Working in partnership with London TravelWatch

Metro passengers have given a thumbs up to seating along the inside wall of its new trains.

Nexus is completing the case for investing £540m in its busy urban rail system. It wanted to ensure it understood passengers’ preferences for the design.

Anthony Smith, chief executive of the transport user watchdog, Transport Focus, said:

“We were delighted to work with Nexus to help them understand what their passengers want from their new trains. There is no better way to ensure the design meets their needs than to ask the users themselves. We conducted similar research for Merseytravel two years ago.

“Our research indicates that perception of space in the train is a key issue for Metro passengers.  While passengers are happy with the ease of getting on and off, trains can become congested and future designs should include features that encourage passengers to move down within the carriages.

“Passengers identify the current layout of seats to be a key contributor to a lack of space within Metrocars; linear seating designs are therefore seen to be most suitable for commuters. Not everyone has the same opinion and designs involving a greater mix of seating are favoured by those travelling outside of peak times.”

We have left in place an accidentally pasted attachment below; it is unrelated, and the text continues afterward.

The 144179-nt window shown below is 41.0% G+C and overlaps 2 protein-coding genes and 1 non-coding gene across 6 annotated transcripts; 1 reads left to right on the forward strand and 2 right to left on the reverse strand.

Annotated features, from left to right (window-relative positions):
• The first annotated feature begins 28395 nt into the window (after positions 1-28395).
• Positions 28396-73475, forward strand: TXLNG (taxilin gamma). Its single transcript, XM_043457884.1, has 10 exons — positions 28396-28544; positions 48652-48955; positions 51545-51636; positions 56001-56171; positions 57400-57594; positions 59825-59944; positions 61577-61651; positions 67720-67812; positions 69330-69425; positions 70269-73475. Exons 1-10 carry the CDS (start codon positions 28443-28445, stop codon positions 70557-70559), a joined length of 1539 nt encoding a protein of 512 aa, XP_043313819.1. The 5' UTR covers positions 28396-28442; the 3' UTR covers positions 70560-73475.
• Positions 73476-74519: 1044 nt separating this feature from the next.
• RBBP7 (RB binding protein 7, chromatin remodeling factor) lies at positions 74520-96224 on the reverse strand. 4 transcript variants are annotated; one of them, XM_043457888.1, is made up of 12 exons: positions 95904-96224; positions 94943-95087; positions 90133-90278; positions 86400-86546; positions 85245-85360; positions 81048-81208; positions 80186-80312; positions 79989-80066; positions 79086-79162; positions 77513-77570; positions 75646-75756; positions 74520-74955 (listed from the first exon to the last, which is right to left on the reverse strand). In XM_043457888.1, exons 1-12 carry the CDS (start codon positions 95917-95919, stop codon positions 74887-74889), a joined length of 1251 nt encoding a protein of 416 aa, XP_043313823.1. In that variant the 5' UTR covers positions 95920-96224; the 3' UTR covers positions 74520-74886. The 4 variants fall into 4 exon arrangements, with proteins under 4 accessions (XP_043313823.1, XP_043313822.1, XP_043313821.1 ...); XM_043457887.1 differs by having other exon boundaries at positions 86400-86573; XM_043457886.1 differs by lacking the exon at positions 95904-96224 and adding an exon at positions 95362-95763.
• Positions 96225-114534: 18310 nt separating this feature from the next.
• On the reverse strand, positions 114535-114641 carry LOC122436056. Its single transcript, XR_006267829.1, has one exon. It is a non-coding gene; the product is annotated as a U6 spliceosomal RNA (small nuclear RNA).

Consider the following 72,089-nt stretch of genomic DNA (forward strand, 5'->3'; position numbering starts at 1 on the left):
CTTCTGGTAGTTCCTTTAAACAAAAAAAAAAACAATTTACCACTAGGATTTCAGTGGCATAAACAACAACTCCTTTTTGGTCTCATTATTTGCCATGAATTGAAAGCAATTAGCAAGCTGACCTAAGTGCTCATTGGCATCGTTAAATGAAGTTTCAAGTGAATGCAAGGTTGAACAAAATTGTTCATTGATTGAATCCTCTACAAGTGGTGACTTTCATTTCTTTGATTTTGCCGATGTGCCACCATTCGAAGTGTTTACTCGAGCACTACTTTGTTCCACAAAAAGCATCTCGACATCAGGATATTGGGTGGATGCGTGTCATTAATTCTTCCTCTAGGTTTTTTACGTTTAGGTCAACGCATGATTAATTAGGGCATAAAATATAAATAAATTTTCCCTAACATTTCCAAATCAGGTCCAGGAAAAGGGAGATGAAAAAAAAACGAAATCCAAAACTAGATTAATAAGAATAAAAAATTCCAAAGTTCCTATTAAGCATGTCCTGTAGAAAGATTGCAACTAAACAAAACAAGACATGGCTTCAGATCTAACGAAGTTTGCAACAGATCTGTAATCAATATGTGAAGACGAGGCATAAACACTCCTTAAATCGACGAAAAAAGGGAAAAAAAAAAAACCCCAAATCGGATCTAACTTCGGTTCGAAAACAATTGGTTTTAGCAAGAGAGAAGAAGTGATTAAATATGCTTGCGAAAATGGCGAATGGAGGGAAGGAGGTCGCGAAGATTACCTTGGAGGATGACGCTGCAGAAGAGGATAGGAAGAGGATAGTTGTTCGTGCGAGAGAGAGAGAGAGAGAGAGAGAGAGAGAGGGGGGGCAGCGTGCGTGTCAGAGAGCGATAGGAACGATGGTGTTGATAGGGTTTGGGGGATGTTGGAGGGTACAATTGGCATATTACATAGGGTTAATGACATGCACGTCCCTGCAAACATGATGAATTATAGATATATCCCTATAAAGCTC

Tobyn Hughes, Managing Director of Nexus, said:

“We have talked to our passengers early on so that their views can be reflected fully as we complete the business case for trains and approach potential suppliers.

“By working with the leading transport user watchdog, Transport Focus, and experts in community research from Newcastle University’s Open Lab we have gathered valuable independent research alongside our own consultation.

“Metro is the busiest local rail system outside London and our passengers have shown a clear preference for linear seating because of the space and flexibility it provides. Because we have involved our passengers now we can challenge potential suppliers to study and respond directly to this research – and to meet and talk to passengers themselves as the design process moves forward.”

 

Notes to Editors

The Transport Focus research was conducted by Chime.  It involved

  • interviewing 1,000 passengers face-to-face as they exited Metro stations
  • holding six focus groups of different types of passengers
  • holding in-depth interviews with passengers with sight, hearing or mobility impairments.

Click here for the summary report: Tyne and Wear Metro: what passengers want from new trains 

The Transport Focus research sits alongside Nexus’s own research and that of Newcastle University’s Open Lab.

Transport Focus, Future Merseyrail rolling stock – what passengers want, April 2014

 

 

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